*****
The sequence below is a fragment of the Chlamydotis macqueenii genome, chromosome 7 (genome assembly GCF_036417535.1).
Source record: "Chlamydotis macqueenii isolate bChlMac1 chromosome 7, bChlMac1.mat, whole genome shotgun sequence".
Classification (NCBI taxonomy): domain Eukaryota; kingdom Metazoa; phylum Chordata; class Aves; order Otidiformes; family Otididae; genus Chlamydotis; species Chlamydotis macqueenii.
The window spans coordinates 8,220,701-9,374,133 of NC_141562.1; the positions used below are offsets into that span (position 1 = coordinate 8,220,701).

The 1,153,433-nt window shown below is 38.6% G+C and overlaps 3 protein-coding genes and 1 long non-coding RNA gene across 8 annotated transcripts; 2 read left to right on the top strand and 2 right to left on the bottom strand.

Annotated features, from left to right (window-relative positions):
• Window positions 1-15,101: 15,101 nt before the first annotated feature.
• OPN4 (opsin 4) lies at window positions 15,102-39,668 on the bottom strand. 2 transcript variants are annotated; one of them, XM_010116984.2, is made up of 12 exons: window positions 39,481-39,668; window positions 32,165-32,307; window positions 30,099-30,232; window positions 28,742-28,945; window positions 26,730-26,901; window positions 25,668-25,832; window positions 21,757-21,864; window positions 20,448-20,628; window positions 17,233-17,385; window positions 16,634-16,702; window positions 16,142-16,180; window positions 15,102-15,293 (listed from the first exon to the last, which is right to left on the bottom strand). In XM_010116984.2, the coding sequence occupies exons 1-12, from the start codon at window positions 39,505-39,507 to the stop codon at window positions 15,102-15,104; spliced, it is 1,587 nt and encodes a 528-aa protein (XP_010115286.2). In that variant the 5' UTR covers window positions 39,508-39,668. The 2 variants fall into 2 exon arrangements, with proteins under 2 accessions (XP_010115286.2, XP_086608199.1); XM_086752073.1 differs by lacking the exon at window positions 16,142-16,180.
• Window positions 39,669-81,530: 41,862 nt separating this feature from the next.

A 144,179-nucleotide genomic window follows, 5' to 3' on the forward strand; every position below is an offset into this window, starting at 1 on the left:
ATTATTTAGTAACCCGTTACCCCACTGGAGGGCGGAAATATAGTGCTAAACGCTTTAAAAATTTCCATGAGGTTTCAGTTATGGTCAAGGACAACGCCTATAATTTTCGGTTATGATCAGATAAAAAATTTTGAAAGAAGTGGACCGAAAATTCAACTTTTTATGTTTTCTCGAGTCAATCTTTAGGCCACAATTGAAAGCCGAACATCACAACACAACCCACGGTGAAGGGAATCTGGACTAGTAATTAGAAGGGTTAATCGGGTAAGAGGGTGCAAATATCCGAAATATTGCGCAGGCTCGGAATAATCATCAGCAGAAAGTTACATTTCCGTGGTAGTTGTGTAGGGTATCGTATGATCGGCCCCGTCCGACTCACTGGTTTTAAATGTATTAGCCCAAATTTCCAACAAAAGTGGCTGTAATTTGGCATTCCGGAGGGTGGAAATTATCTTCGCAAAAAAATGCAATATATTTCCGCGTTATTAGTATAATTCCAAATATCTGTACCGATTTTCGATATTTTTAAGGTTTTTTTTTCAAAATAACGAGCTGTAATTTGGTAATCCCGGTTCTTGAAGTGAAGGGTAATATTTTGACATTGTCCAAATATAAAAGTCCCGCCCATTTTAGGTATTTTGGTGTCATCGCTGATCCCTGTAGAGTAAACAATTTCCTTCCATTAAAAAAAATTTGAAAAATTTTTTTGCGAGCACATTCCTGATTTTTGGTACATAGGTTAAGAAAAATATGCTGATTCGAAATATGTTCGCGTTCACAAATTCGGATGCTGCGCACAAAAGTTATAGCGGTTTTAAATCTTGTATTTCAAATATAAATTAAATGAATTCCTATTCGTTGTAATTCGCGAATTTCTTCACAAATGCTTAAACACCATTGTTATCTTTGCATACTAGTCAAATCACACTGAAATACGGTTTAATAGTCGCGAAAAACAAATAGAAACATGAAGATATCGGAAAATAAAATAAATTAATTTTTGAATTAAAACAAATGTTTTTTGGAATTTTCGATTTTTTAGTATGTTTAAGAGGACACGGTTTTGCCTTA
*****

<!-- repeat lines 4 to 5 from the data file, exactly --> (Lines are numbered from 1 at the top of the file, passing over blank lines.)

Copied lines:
The window spans coordinates 8,220,701-9,374,133 of NC_141562.1; the positions used below are offsets into that span (position 1 = coordinate 8,220,701).

The 1,153,433-nt window shown below is 38.6% G+C and overlaps 3 protein-coding genes and 1 long non-coding RNA gene across 8 annotated transcripts; 2 read left to right on the top strand and 2 right to left on the bottom strand.